- impact of COVID-19 on loss of employment, loss of income, and disruptions in employer-sponsored health insurance; and
- knowledge and use of health and social safety net services.
The purpose of this scan was to provide an inventory of state-focused primary data collection efforts as well as to identify areas of commonality between these efforts. Search terms used in the most recent scan included the state name, “COVID-19” (and variations thereof), and “survey.” We focused primarily on surveys related to individuals’ access to needed health care, opinions on public health response, and disruptions in health insurance coverage. We excluded opinion polls conducted by market research firms and the media to gauge public opinion on administration of the crisis. Surveys of school districts and businesses were considered outside of the scope of our scan, as well.
States represented: We conducted a scan across all 50 states and the District of Columbia (D.C.). We found 35 states with population-based surveys on health topics related to the coronavirus. Of those states, the number of surveys per state ranged from one to nine, though most states did not have more than four surveys. We identified two new surveys and one updated survey for a total of nine surveys in California that matched our criteria, each with slightly different focus areas. For example, we previously identified a survey sponsored by the California Health Care Foundation that was primarily interested in health care access and affordability. Another survey from the University of California—Berkley focused on issues related to specific vulnerable communities like farmworkers and people of color. We also included the larger California Health Interview Survey, which asks questions about COVID-19 treatment and impact as well as health insurance coverage. Lastly for this update, while not included in the total survey count for California (because they surveyed service providers rather than individuals), SHADAC’s team was made aware of two additional surveys assessing COVID-19 impact and have listed them among the surveys for this state.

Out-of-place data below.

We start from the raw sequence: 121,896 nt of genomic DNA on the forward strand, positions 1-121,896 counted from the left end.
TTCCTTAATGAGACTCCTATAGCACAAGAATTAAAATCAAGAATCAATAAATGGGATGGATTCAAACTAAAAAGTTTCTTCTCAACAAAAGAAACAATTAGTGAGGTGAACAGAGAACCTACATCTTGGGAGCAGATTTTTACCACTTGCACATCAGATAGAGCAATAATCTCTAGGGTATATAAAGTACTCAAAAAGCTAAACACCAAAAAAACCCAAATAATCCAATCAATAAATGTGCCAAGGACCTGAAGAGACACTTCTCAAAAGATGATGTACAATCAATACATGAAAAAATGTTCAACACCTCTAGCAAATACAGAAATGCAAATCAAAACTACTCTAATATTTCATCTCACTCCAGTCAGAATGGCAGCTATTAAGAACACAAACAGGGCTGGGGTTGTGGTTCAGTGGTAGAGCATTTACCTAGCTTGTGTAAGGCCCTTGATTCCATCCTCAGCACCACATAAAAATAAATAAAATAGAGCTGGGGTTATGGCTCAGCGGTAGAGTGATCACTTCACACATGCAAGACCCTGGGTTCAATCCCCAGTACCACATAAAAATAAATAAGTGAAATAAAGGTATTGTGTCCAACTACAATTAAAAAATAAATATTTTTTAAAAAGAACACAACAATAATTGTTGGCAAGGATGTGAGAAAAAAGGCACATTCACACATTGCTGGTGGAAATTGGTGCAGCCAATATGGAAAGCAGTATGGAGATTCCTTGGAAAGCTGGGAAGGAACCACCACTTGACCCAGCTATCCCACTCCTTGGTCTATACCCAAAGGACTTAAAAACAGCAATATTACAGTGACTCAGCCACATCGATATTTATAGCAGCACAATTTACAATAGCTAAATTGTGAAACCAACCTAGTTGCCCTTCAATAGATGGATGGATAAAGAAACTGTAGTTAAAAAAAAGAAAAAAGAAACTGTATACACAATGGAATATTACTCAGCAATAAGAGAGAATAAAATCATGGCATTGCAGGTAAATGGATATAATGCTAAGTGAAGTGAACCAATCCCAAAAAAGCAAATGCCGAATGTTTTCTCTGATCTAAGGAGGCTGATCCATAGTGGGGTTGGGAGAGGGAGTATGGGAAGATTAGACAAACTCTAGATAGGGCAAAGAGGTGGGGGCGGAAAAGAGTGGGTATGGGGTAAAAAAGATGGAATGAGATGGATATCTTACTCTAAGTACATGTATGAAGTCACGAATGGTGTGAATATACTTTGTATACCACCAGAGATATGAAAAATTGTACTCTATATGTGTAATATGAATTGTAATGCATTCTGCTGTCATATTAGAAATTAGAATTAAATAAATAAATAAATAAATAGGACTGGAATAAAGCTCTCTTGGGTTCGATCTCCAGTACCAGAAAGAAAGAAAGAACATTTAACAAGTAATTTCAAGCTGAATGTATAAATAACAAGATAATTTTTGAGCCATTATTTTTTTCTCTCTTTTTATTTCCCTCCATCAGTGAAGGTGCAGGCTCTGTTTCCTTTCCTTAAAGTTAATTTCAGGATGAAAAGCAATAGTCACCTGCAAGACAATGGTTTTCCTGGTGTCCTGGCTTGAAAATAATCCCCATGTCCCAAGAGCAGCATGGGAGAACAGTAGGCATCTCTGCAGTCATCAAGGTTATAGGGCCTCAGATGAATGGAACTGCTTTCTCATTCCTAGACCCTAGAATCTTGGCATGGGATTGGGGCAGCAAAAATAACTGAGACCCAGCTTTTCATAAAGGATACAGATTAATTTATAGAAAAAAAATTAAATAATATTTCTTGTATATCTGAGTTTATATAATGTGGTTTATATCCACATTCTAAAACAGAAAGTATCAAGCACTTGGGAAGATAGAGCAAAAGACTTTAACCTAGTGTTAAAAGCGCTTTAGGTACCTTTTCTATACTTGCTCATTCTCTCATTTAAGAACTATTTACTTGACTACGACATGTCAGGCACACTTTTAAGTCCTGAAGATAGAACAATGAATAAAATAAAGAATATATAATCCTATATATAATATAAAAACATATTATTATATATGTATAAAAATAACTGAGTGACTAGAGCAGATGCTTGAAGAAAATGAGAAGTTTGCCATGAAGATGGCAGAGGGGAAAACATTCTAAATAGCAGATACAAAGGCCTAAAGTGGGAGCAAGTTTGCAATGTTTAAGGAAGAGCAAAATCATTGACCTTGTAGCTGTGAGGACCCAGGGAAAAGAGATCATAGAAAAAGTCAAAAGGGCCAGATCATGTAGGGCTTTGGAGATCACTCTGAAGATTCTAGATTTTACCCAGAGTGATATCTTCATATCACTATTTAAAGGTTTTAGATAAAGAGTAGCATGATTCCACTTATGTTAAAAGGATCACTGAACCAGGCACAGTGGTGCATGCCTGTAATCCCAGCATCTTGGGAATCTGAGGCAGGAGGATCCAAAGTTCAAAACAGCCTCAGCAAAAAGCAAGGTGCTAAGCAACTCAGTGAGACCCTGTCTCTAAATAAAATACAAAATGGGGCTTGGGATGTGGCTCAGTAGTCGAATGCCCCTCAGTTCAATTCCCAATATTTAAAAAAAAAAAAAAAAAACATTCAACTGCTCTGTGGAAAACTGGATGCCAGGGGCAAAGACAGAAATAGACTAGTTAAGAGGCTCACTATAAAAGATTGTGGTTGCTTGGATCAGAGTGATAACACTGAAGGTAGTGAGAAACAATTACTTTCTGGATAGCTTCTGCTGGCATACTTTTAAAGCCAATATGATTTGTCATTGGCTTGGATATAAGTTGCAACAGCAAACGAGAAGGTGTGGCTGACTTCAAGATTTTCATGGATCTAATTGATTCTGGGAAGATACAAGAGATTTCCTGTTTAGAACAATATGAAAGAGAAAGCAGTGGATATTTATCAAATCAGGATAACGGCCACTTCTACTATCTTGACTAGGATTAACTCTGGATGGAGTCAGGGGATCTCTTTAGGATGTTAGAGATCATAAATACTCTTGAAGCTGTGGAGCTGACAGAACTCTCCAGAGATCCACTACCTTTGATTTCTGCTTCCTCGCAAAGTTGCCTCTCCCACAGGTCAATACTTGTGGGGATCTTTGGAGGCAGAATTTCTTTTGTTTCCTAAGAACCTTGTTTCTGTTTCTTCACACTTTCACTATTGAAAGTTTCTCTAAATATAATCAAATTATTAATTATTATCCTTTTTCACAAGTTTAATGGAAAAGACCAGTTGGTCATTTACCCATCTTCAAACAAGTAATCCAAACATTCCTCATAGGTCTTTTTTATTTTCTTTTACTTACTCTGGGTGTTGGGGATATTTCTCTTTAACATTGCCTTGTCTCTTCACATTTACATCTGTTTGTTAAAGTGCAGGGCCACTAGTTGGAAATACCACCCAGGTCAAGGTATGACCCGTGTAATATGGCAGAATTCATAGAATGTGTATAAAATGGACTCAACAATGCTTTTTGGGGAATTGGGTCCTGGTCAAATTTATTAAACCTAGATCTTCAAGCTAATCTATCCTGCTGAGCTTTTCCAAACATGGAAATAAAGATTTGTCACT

Target population: Of the 88 total surveys identified across 35 states, most of these targeted specific populations such as working-age adults, parents of school-aged children, or students. Five surveys targeted larger localities (e.g., Los Angeles County), and three other surveys targeted residents of multiple states with results stratified by state residence. These multi-state surveys represented specified segments of the country; for instance, the Great Lakes Poll from Baldwin Wallace University represented opinions primarily in the Midwest. The majority of surveys focused on adults (age 18-65), and seven surveys focused specifically on parents and caregivers or families; for example, one survey conducted by the New York Department of Education collected responses from both parents and children regarding comfort level in returning to school. All surveys included sections to collect demographic information on survey respondents (e.g., age, sex, and race/ethnicity), and most results were stratified by some of these characteristics.